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(Re)Figuring the World of General Chemistry: Possibilities for Participation, Learning, and Identity

  • Author(s): Palmer, Erin Sandhusen
  • Advisor(s): Stacy, Angelica M
  • et al.
Abstract

Scholars have called for the design of alternative educational spaces that counter dominant narratives about who is capable of learning science (Nasir et al., 2013) and what it means to be “good” at science (Carlone et al., 2011). This design-based research study examines possibilities for learning and identity in CHEM 101B, an undergraduate general chemistry course re-designed to dismantle racialized, gendered, and classed hierarchies of competence in chemistry and provide broad access to rich chemistry learning and identities of competence for students. Specifically, this study sought to understand: 1) shifts in students’ conceptions of chemistry, chemical competence, and themselves; 2) shifts in students’ participation in chemistry learning; and 3) how course design was organized to support these shifts. Classroom video, fieldnotes, student artifacts, and written course reflections were collected and interviews were conducted with students. Analysis was carried out through close examination of students’ participation in groups, and through analyzing students’ meaning making about competent participation in chemistry learning and their chemical identities.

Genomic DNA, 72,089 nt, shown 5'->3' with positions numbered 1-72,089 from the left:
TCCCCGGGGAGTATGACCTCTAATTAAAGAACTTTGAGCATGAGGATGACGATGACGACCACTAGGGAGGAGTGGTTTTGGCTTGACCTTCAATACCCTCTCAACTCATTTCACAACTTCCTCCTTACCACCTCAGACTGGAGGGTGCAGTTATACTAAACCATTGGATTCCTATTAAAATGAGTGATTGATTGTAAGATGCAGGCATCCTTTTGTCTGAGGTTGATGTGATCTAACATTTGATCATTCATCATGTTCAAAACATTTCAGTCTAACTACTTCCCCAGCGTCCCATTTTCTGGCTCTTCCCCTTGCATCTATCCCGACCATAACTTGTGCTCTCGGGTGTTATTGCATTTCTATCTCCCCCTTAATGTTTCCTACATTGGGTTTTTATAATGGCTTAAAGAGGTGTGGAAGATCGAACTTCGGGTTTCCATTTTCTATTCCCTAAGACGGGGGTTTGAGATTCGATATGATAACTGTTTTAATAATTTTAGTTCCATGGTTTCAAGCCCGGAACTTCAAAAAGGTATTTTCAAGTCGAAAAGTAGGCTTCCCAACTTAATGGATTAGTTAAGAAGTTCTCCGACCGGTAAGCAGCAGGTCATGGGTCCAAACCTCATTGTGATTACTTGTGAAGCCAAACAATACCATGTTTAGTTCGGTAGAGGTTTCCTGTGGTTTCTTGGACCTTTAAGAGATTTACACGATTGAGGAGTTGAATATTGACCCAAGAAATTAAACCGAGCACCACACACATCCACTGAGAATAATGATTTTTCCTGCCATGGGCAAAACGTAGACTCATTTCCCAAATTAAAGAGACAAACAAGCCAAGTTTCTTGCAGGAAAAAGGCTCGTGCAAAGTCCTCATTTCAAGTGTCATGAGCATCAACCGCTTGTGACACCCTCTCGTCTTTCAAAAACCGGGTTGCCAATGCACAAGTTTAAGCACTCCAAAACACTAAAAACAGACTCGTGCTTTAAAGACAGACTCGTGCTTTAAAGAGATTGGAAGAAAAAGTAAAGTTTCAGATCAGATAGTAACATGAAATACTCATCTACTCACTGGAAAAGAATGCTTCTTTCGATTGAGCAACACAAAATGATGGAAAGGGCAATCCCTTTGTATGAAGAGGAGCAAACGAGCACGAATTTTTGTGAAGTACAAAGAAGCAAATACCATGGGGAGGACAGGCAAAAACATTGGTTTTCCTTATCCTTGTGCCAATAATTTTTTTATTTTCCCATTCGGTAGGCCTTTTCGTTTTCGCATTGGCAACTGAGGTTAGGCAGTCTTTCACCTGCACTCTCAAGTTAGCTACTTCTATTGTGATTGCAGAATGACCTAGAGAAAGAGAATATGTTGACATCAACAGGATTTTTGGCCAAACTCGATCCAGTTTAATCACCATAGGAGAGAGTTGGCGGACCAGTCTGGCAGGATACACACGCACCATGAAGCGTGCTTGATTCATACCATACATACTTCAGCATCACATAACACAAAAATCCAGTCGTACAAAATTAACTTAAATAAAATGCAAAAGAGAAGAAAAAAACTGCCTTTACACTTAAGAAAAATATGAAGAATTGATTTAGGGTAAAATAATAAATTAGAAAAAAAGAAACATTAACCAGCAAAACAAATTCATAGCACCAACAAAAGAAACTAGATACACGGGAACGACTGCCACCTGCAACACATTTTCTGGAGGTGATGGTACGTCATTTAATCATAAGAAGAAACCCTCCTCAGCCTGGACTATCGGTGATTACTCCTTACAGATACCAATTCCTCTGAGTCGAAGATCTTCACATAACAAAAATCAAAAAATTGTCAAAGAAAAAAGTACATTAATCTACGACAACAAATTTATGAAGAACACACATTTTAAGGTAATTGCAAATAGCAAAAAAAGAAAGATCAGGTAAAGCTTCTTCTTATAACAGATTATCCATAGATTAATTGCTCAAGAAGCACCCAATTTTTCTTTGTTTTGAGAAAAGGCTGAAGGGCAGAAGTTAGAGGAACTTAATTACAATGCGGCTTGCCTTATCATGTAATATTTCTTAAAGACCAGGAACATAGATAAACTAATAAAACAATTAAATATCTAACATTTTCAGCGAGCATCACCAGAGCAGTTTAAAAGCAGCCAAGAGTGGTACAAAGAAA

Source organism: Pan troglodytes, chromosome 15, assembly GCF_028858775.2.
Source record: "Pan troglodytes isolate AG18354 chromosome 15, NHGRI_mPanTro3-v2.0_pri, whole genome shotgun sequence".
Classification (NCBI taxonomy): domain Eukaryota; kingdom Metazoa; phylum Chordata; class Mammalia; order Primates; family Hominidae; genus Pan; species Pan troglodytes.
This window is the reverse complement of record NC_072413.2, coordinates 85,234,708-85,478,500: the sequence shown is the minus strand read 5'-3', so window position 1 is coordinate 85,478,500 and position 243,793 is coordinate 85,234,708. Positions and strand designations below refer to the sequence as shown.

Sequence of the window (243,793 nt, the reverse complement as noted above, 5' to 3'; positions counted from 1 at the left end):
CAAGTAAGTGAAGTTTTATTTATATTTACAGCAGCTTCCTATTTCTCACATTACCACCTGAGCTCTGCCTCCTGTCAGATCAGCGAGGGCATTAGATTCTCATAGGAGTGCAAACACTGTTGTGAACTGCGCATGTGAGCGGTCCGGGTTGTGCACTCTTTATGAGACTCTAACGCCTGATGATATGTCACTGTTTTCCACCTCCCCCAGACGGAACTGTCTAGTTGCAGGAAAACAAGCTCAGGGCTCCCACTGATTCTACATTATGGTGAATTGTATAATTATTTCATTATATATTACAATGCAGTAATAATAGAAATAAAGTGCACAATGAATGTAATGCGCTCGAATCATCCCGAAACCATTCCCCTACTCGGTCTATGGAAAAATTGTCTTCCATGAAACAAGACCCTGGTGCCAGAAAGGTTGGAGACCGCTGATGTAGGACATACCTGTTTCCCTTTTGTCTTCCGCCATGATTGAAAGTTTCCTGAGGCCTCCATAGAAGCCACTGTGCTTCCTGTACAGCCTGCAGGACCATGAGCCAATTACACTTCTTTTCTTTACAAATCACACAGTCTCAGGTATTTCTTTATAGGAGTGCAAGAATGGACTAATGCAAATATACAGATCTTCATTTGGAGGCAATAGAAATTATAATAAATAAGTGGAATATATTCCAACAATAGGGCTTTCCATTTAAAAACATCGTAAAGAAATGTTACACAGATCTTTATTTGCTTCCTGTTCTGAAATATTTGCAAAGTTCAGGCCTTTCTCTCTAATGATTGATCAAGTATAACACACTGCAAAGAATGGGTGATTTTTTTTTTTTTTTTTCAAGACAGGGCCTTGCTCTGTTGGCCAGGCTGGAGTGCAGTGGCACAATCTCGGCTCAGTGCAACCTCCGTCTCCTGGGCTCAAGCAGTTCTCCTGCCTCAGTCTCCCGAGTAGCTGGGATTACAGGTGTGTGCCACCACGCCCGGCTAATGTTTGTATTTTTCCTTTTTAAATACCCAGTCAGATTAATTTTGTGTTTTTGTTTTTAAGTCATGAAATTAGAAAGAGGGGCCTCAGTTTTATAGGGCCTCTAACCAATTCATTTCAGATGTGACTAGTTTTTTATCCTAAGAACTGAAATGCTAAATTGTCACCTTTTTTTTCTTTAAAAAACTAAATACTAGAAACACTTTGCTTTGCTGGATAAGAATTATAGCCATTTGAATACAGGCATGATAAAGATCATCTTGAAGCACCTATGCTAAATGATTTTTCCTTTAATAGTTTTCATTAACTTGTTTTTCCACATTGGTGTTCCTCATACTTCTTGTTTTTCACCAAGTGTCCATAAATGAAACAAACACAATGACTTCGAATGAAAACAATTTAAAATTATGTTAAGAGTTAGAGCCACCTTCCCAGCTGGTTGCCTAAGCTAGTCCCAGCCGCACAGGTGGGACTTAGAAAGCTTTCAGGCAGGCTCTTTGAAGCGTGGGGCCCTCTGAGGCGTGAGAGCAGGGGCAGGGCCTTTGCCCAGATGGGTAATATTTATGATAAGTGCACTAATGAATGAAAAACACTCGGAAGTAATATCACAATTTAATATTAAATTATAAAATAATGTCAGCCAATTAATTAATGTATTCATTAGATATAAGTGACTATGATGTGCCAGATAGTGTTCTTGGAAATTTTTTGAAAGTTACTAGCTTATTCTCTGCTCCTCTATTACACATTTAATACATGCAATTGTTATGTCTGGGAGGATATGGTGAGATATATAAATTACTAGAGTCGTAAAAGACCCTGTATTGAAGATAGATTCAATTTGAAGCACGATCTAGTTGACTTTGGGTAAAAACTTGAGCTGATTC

Findings indicate that developing more authentic conceptions of chemistry as a social practice supported students to reject the notion that being good at chemistry requires innate intelligence. Giving students opportunities to participate in ways aligned with notions of authentic chemical practice supported students to both develop identities as competent participants in chemical thinking and learning, and engage in rich and rigorous chemistry learning.

This study found that supporting rich and authentic participation in and conceptions of chemistry learning required a significant restructuring of the classroom systems around: (1) coherent content connected to core ideas, (2) engagement in collective investigation of big scientific ideas and relationships, (3) opportunities for students to be scientists as themselves and connect science to their lives, and (4) reflection that creates awareness of tensions between common sense notions and new conceptions of science. This dissertation has implications for institutions of higher education, course designers and instructors committed to constructing learning settings that deconstruct and disrupt hegemonic narratives in science and build more productive counter narratives in their place.

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